It's been five years since the last release from Lone Star crooner Jimmie Dale Gilmore. That album was the critically acclaimed One Endless Night. While five years is a pretty significant gap, Gilmore had not been laying low by any means during that time as the solo career took a back seat to his role as a member of the band The Flatlanders which reemerged after a lengthy hiatus to release two albums during the time since One Endless Night. The newly released Come On Back ends the dry spell as far as solo recordings from Gilmore are concerned. For those looking for an album of new material from Gilmore, Come On Back is not the ticket. For those looking for an album of classic country songs as performed by one of the great interpretive voices in country and roots music, Come On Back hits a homer. The inspiration for the record can be traced back to Gilmore's days growing up in Lubbock, Texas and in particular, the many great country songs introduced to him by his father. With his father Brian's passing, Gilmore felt the time was right for a little pay back. Come On Back is his memorial to his dad who died in 2000 after being diagnosed the previous year with ALS. It features tried and true covers of classic country songs, each of which was first introduced to Gilmore by his dad, by such esteemed C&W legends as Johnny Cash ("Train of Love"), Ernest Tubb ("Walking the Floor Over You"), Hank Williams ("I'll Never Get Out of This World Alive"), Hank Snow ("I'm Movin' On"), Ray Price, Charlie Walker ("Pick Me Up On Your Way Down"), Marty Robbins ("Don't Worry About Me" with the signature fuzztone guitar and all), Lefty Frizzell ("Saginaw, Michigan"), Jim Reeves ("Four Walls"), and the gospel number "Peace In the Valley". Featuring some of Austin's finest musicians on the supporting end, Come On Back is produced and arranged by Gilmore's Flatlanders comrade Joe Ely who also sings and plays on the record. While Gilmore might not break any new ground on this album, he delivers this collection of top shelf country songs with both respect and feeling. No doubt he also knows dear old dad is up there nodding his head in approval. Classify Come On Back as a keeper. (Rounder Records, One Camp Street, Cambridge, MA 02140, or www.rounder.com)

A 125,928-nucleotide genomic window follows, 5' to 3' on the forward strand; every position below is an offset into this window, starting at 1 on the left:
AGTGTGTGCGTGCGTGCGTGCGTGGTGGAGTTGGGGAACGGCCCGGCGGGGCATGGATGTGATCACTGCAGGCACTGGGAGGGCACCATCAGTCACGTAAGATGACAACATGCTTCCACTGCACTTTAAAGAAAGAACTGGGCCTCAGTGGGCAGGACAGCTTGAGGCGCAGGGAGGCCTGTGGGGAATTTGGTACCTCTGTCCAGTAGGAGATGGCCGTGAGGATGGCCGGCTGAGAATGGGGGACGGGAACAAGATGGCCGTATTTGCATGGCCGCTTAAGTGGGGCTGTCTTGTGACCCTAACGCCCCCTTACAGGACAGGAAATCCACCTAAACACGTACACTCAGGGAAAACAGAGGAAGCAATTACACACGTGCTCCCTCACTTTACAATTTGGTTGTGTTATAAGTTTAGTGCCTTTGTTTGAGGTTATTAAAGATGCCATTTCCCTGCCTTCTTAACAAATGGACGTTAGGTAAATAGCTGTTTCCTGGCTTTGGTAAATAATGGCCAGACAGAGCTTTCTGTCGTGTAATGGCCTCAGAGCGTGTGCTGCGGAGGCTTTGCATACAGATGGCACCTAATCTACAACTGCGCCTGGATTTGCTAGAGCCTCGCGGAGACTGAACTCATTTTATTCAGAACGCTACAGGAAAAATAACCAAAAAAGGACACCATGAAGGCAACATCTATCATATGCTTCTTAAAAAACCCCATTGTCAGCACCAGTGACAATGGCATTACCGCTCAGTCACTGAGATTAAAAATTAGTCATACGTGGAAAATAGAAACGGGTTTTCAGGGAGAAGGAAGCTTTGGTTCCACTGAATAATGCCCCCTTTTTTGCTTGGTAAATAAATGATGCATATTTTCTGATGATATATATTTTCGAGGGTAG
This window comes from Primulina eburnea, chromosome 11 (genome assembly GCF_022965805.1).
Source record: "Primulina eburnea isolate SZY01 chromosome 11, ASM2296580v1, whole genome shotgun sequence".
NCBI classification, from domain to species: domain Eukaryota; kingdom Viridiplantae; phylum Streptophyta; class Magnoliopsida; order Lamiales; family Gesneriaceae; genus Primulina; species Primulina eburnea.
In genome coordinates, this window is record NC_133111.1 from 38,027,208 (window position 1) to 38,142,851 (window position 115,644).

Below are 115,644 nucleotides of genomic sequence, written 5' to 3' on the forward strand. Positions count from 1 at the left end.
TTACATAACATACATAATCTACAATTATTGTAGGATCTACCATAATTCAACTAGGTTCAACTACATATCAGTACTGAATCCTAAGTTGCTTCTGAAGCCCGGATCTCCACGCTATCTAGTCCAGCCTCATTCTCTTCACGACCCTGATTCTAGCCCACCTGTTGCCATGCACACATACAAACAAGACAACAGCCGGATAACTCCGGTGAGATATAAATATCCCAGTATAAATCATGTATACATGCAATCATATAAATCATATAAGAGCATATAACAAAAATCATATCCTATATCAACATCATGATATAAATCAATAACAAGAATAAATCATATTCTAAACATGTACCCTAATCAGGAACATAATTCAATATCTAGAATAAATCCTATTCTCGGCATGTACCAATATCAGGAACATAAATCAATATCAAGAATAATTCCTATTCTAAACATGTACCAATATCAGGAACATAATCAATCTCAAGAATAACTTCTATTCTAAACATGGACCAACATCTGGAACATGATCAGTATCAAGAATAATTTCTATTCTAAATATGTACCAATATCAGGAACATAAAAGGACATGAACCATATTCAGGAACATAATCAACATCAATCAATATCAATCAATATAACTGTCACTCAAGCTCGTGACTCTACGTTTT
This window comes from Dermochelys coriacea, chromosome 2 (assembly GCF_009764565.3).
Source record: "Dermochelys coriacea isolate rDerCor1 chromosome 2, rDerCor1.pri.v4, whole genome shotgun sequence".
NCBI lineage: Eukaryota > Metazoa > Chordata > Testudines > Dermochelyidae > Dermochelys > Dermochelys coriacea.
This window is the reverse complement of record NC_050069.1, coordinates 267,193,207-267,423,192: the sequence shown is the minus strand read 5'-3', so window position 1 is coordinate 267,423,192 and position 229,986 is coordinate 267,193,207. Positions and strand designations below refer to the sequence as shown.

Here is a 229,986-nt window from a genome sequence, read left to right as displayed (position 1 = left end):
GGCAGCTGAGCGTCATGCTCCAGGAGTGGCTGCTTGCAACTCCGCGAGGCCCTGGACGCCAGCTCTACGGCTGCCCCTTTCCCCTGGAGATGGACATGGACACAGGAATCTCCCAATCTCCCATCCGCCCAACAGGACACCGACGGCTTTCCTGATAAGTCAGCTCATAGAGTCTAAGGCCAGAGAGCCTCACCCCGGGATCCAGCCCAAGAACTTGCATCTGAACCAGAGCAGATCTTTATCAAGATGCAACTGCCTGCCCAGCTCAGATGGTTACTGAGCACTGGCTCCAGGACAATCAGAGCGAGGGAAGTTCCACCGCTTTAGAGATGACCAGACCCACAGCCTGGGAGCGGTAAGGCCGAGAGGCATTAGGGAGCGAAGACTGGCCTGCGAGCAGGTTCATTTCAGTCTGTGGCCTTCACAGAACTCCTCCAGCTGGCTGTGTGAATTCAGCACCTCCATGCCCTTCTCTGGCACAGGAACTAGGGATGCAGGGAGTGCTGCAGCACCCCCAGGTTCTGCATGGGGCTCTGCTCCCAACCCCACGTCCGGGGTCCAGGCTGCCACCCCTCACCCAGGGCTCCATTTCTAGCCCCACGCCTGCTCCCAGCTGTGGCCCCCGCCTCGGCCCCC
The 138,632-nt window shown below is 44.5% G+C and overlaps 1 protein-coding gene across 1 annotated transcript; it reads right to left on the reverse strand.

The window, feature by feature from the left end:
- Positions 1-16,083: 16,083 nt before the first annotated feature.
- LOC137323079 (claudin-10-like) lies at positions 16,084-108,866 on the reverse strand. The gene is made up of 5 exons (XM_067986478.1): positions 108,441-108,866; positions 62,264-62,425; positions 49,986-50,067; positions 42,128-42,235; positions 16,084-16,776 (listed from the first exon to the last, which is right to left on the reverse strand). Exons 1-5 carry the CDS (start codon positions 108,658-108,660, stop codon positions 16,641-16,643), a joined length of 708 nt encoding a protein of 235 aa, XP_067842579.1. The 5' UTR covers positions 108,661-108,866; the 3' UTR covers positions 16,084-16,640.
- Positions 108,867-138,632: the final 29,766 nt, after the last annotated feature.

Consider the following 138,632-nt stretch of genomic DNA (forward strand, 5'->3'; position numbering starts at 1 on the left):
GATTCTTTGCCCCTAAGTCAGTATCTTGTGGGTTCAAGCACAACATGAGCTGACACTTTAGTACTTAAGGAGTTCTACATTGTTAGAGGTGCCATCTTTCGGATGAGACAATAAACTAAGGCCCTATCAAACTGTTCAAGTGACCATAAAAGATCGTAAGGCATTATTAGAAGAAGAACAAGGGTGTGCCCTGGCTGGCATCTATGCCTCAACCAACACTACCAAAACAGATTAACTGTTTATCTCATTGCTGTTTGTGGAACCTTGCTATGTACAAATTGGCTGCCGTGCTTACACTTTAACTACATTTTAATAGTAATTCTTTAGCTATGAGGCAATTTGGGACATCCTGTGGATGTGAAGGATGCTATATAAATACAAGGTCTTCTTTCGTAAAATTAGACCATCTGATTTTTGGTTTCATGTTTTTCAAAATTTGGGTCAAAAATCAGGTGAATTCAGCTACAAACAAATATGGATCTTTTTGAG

The Pernice Brothers
Discover A Lovelier You
Strip the lyrics away from the songs of Joe Pernice as found on the latest release from he and his band the Pernice Brothers called Discover A Lovelier You and what your left with is a collection of striking indie pop symphonies rich in nuance with a dreamy glow on which something new seems to greet the ears with each listen. (As a matter of fact, in an oddly uncharacteristic twist, the Pernice Brothers actually do offer up a sans-lyrics number on Discover A Lovelier You, that being the title track to the album which is as lovely an instrumental as they come.) But these wouldn't be Pernice Brothers songs without Joe Pernice's nimble way with the pen and his graceful, high tone voice. First off, the combination of Pernice's songcraft saddled with melodies with pop hooks galore makes for a very summer sounding record (and with summer winding down, the recommendation here is to not hesitate in the least in seeking this album out!) Renowned for songs with a distinctly sad sack demeanor to them as demonstrated by earlier albums from he and the band, the songs of Discover A Lovelier You while sunny in sound characteristically walk on the boulevard of despair. There's "Saddest Quo" which uses the overkill of TV headline news when tragedy strikes as its liftoff point and "Dumb It Down" for which the title says it all. They're just two moments of what are 13 memorable ones on Discover a Lovelier You. In other word, pop brilliance packed into 40 minutes. (Ashmont Records, 10A Burt Street, Dorchester, MA 02124, or www.ashmontrecords.com)
The Pernice Brothers perform at The Century Lounge in Providence on Thursday, August 25. The Century Lounge is located at 150 Chestnut Street. Call (401) 751-2255.
posted by Boudin Dan, 08/19/05